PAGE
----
KDeRosa said...

MiT, those aren't effect sizes. Do you even know what an effect size is?

You keep on telling us about how much we should just listen to teachers and here you go making a fundamental mistake like this. You should be more cautious when you cite shaky analysis like this.

And, is that Engelmann jab a tacit admission that there exists a need for improved student achievement. Tell me it ain't so, MiT.

KDeRosa said...

Hi smiller.

Someone asked me a similar question a few days back. I gave some recommendations here.

SRA also has a DI corrective math program.

Hope that helps.

Laura said...

KDerosa, "We need more money, even though school funding has increased dramatically after WWII with almost no effect on student achievement" is not the last 3 decades.

At any rate, I would contend that the quantity of spending is not what needs to be raised so much as the quality of it. ETS and testing companies can charge more and more as testing is more in demand and requirements are constantly changing as to what's to be tested. I'm virtually positive we would disagree on what quality spending was anyway.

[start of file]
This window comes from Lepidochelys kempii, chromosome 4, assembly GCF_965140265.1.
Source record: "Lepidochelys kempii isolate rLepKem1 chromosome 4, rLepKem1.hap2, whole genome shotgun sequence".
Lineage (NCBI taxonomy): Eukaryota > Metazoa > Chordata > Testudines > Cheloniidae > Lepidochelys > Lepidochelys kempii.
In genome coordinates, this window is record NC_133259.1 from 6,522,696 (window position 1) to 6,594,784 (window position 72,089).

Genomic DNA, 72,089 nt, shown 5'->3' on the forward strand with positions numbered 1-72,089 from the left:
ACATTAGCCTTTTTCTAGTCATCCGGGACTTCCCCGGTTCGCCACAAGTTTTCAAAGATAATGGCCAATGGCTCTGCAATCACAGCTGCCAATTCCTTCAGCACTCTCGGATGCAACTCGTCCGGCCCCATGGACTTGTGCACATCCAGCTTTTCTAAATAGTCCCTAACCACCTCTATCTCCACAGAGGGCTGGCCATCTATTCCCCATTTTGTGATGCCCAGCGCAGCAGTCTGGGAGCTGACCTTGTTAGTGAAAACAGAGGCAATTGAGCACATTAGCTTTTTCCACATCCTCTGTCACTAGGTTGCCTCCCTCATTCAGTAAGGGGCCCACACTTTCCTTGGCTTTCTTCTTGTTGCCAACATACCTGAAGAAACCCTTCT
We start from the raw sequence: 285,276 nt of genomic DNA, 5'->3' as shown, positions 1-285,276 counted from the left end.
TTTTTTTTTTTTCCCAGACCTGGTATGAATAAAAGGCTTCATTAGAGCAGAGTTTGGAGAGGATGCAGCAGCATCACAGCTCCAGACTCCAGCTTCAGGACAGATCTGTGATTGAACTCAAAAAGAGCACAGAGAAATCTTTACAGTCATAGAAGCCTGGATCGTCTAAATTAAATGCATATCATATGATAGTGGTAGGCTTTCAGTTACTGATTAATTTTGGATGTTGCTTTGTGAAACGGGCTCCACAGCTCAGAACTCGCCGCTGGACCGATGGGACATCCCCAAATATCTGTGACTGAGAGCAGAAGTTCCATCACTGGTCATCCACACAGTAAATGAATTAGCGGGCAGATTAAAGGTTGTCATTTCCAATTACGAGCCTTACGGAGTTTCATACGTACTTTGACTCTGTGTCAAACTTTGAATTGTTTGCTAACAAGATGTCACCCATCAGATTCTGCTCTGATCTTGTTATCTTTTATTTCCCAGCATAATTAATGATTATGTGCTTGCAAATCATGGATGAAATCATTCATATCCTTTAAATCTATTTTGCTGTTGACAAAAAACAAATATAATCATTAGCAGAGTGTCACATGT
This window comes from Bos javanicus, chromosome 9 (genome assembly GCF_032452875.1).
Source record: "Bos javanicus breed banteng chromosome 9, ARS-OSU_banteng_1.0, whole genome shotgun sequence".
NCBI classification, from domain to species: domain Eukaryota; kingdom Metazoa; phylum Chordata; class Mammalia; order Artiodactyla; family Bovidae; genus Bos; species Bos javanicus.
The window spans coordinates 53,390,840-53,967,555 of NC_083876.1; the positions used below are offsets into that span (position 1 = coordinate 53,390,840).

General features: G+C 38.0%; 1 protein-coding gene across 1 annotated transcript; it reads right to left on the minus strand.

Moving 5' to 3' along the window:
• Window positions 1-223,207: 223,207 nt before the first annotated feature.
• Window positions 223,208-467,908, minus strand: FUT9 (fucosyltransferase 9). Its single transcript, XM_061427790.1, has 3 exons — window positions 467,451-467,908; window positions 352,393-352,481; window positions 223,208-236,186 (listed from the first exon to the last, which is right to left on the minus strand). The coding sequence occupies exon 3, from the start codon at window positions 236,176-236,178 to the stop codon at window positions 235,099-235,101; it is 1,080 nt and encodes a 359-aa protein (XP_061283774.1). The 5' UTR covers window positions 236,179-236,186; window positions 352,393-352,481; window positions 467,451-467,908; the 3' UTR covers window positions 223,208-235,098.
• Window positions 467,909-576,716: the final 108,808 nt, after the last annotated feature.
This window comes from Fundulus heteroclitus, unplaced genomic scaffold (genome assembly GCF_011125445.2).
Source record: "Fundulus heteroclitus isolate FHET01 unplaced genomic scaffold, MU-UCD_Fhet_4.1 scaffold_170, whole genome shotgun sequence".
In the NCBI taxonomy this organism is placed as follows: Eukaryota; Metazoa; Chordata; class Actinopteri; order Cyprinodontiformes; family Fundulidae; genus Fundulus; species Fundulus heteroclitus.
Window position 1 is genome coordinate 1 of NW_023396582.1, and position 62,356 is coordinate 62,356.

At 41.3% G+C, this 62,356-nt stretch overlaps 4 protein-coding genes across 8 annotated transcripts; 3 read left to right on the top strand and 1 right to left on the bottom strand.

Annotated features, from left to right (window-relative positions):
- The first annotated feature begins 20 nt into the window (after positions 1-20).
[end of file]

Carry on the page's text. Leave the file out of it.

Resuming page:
Also, I am perplexed by the "aggregate data." On what populations is this based? Is it across the country? In my four years of teaching and student teaching I have worked in classes of 15 or fewer THREE TIMES. I have worked in classes of over 25 at least that many times. I find these statistics sketchy to say the least.

Furthermore, these are statistics from when I was in junior high. I was in ONE class under 15 the entire time: the class for "gifted kids." And I went to some decent schools--"excellence" award winning schools. If they didn't have the low numbers to bring down the average, who did? Was it the inner-city schools that did so poorly? Was it the rural schools like the one where I teach now?